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Mayo Clinic to develop Global Smoke-Free Worksite Challenge

Mayo Clinic announced today at the annual Clinton Global Initiative (CGI) meeting in New York City its partnership with other organizations to develop a Global Smoke-Free Worksite Challenge.

The challenge’s goal is to expand the number of employees of all sectors able to work in a smoke-free environment. The effort is a global multi-sector partnership comprised of private sector companies, nongovernmental organizations and governments. Partners are committed to making their worksites 100 percent smoke-free and commit to assist others to do so.

“Mayo Clinic has had a leading role, as a large employer, in creating a smoke-free worksite for close to 30 years,” says John Noseworthy, M.D., Mayo Clinic president and CEO. “We are committed to the needs of our patients and employees, and we are excited to be a partner in this challenge to help make workplaces around the world smoke-free so all employees have the right to clean air.” Dr. Noseworthy was part of a press conference today to announce Mayo’s commitment.

The challenge builds on the commitment Mayo Clinic brought last year to CGI. That initiative, called Global Bridges, has begun to build and energize a worldwide network of health care providers to lead development of tobacco control and treatment programs in their countries and regions. In less than a year, Global Bridges has trained more than 5,800 health care providers from 31 countries in sessions ranging from short webinars to intensive workshops.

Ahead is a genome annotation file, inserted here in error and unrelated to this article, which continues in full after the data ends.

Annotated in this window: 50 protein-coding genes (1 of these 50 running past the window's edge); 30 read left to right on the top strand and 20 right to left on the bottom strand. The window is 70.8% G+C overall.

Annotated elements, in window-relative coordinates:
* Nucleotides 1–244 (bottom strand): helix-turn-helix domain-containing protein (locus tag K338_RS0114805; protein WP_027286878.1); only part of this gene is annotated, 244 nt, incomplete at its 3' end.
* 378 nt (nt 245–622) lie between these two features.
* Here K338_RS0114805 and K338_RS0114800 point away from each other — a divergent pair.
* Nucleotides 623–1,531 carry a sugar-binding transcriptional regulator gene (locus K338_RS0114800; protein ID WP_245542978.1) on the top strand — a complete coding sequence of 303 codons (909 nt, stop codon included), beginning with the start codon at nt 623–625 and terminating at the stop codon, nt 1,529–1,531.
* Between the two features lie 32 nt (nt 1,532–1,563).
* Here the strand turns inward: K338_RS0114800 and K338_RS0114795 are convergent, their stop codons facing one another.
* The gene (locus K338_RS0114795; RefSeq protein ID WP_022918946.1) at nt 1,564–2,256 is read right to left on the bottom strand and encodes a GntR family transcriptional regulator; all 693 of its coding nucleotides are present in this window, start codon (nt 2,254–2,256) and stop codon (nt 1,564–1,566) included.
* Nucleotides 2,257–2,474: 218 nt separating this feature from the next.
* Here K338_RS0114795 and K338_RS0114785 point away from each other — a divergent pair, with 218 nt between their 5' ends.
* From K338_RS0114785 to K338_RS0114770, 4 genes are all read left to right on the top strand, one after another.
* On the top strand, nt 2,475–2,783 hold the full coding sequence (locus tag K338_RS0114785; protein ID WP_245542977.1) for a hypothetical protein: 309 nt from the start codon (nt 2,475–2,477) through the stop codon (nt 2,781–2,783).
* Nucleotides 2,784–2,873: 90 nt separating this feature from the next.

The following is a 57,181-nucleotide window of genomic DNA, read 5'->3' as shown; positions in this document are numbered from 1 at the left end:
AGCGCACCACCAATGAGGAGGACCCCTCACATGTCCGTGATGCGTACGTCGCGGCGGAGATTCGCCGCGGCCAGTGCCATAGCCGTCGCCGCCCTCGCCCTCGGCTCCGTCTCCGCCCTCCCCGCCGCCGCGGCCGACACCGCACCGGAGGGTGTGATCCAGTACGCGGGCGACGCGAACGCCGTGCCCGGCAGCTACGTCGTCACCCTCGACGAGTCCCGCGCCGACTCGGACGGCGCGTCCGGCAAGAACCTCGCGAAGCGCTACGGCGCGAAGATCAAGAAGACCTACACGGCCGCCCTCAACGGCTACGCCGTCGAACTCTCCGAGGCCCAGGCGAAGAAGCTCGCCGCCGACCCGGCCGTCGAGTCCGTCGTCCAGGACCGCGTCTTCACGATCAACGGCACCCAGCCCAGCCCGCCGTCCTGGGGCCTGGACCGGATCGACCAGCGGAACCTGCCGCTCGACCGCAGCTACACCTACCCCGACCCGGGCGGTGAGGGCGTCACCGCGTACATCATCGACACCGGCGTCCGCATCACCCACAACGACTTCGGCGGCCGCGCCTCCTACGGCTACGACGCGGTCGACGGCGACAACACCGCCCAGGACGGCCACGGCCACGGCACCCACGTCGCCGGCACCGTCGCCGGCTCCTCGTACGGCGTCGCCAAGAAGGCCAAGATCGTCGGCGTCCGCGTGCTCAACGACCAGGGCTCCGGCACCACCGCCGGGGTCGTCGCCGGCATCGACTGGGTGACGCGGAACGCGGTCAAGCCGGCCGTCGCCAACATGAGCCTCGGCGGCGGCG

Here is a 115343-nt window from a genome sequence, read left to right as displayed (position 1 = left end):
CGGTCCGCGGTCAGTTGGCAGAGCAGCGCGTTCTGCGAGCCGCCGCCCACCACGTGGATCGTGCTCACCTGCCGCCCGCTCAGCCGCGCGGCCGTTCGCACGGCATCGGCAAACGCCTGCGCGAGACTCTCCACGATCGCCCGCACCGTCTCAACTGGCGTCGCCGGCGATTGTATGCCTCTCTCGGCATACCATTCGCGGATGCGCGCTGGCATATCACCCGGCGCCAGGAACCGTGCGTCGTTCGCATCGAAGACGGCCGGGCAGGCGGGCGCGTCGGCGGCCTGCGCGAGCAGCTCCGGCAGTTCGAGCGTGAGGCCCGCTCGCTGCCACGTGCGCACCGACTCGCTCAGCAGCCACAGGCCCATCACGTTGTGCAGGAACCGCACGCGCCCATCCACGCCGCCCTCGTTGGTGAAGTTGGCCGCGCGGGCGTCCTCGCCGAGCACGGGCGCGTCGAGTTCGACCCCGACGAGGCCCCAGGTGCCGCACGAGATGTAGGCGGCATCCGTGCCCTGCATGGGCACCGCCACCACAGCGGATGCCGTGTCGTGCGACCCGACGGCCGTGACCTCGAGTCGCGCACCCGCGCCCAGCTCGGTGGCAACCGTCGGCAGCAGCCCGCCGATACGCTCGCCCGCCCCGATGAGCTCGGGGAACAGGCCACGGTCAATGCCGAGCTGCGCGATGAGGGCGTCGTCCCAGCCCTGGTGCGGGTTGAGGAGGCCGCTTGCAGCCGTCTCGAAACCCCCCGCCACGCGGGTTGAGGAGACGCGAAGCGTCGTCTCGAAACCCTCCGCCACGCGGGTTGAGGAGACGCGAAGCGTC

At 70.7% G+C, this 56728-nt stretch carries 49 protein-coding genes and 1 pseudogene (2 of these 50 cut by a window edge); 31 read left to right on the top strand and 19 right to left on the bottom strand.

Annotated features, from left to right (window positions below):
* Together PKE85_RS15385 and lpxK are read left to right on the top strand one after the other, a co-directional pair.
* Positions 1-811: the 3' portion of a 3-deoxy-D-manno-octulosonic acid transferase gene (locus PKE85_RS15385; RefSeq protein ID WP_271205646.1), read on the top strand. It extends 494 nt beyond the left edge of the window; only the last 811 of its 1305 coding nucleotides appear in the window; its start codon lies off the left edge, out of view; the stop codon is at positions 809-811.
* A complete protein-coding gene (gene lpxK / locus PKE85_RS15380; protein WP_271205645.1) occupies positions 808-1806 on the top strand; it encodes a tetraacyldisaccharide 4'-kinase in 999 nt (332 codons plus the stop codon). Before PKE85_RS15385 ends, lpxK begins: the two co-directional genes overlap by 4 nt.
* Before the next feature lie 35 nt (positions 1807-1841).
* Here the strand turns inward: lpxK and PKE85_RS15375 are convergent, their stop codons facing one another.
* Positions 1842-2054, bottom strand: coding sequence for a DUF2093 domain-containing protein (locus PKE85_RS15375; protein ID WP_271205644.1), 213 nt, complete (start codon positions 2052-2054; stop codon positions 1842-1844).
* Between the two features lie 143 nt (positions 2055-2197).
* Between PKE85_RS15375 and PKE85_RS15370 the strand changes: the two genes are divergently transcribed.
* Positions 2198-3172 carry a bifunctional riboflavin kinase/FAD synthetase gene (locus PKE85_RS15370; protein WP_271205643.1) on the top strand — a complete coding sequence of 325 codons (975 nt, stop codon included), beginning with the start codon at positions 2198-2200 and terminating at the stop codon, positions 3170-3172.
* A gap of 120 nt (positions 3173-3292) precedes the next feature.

“Secondhand smoke affects everyone,” says Richard Hurt, M.D., chairman of Global Bridges and founding director of Mayo’s NicotineDependence Center. “This challenge protects workers from secondhand smoke who don’t have any choice. Smokers in a smoke-free environment are more likely to reduce their smoking and increase the chances of them quitting smoking, so it’s healthy for everyone. Right now, over 30 countries across the world have smoke-free workplace laws, which is pretty amazing. We’re hoping to increase that number dramatically with this initiative.”

Source: Mayo Clinic

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